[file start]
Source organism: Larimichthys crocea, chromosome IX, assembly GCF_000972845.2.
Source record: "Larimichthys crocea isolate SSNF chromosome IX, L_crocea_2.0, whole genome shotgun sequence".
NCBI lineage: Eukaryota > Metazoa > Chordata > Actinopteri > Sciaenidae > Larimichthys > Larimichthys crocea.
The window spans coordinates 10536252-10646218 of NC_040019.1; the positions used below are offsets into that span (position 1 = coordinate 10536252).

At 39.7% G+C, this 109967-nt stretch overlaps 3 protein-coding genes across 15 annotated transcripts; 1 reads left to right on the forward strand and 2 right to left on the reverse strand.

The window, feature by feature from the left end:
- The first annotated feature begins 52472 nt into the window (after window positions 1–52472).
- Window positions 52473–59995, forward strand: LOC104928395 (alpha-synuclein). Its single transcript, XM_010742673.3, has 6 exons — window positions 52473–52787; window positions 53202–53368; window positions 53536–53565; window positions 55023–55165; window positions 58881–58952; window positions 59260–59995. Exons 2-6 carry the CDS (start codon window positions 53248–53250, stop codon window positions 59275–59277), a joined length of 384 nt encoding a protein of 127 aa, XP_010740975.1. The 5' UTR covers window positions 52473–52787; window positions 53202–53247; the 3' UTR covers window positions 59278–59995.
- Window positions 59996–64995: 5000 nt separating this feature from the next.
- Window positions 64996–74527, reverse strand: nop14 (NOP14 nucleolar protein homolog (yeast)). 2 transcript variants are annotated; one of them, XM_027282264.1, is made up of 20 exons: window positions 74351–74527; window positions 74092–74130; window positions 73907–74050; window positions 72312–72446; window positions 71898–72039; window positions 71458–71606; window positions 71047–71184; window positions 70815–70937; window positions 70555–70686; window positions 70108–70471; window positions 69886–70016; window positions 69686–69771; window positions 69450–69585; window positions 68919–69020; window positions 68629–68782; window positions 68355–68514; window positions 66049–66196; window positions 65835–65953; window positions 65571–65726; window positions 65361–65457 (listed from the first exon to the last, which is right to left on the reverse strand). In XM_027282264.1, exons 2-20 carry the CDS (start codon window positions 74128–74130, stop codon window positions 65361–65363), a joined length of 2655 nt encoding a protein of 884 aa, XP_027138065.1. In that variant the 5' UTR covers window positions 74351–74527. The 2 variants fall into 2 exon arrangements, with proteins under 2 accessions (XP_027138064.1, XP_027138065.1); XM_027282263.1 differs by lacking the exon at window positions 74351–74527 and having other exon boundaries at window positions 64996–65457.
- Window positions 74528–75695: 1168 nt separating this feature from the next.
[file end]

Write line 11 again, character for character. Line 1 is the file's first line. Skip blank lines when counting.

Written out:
- Window positions 74528–75695: 1168 nt separating this feature from the next.